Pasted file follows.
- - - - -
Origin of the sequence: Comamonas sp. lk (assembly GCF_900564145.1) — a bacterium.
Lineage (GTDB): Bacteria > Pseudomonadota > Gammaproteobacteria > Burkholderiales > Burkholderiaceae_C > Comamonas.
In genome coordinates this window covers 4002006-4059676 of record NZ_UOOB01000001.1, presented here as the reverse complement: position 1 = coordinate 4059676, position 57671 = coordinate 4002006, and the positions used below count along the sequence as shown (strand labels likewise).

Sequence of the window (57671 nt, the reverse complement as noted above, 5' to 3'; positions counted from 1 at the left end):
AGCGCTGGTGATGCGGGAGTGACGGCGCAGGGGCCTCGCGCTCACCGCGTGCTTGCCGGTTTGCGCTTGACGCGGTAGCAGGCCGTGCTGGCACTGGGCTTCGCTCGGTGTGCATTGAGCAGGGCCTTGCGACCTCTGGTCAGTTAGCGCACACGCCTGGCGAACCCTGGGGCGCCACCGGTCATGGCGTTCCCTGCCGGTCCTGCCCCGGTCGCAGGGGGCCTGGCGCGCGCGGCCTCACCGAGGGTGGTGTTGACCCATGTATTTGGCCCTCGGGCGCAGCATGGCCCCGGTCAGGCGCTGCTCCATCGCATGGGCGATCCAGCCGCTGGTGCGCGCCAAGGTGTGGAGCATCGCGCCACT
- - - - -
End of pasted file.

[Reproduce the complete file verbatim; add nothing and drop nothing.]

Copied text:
Origin of the sequence: Comamonas sp. lk (assembly GCF_900564145.1) — a bacterium.
Lineage (GTDB): Bacteria > Pseudomonadota > Gammaproteobacteria > Burkholderiales > Burkholderiaceae_C > Comamonas.
In genome coordinates this window covers 4002006-4059676 of record NZ_UOOB01000001.1, presented here as the reverse complement: position 1 = coordinate 4059676, position 57671 = coordinate 4002006, and the positions used below count along the sequence as shown (strand labels likewise).

Sequence of the window (57671 nt, the reverse complement as noted above, 5' to 3'; positions counted from 1 at the left end):
AGCGCTGGTGATGCGGGAGTGACGGCGCAGGGGCCTCGCGCTCACCGCGTGCTTGCCGGTTTGCGCTTGACGCGGTAGCAGGCCGTGCTGGCACTGGGCTTCGCTCGGTGTGCATTGAGCAGGGCCTTGCGACCTCTGGTCAGTTAGCGCACACGCCTGGCGAACCCTGGGGCGCCACCGGTCATGGCGTTCCCTGCCGGTCCTGCCCCGGTCGCAGGGGGCCTGGCGCGCGCGGCCTCACCGAGGGTGGTGTTGACCCATGTATTTGGCCCTCGGGCGCAGCATGGCCCCGGTCAGGCGCTGCTCCATCGCATGGGCGATCCAGCCGCTGGTGCGCGCCAAGGTGTGGAGCATCGCGCCACT